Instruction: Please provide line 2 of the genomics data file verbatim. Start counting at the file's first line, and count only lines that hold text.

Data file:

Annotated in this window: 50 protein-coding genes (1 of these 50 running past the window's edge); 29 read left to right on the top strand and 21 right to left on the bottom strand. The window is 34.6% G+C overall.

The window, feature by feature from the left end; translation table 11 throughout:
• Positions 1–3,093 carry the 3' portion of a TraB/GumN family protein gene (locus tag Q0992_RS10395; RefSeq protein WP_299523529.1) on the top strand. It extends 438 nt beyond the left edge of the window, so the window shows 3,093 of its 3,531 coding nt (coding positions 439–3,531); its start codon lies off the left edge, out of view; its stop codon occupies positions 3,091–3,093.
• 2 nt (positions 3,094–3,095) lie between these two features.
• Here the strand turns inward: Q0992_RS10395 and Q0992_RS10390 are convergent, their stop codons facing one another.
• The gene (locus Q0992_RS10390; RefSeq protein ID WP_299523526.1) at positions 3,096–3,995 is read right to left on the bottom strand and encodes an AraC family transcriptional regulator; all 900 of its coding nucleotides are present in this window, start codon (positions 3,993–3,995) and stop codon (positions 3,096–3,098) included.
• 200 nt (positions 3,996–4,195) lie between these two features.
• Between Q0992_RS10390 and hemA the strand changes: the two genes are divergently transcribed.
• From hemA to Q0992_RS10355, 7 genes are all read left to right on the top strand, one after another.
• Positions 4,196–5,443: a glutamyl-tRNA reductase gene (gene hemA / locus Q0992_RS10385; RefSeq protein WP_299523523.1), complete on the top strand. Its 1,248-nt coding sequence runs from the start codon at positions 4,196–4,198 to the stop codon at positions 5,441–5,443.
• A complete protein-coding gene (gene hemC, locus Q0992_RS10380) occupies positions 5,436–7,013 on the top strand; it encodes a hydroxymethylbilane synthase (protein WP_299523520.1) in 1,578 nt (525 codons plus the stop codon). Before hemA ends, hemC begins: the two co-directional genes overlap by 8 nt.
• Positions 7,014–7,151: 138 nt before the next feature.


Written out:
The window, feature by feature from the left end; translation table 11 throughout: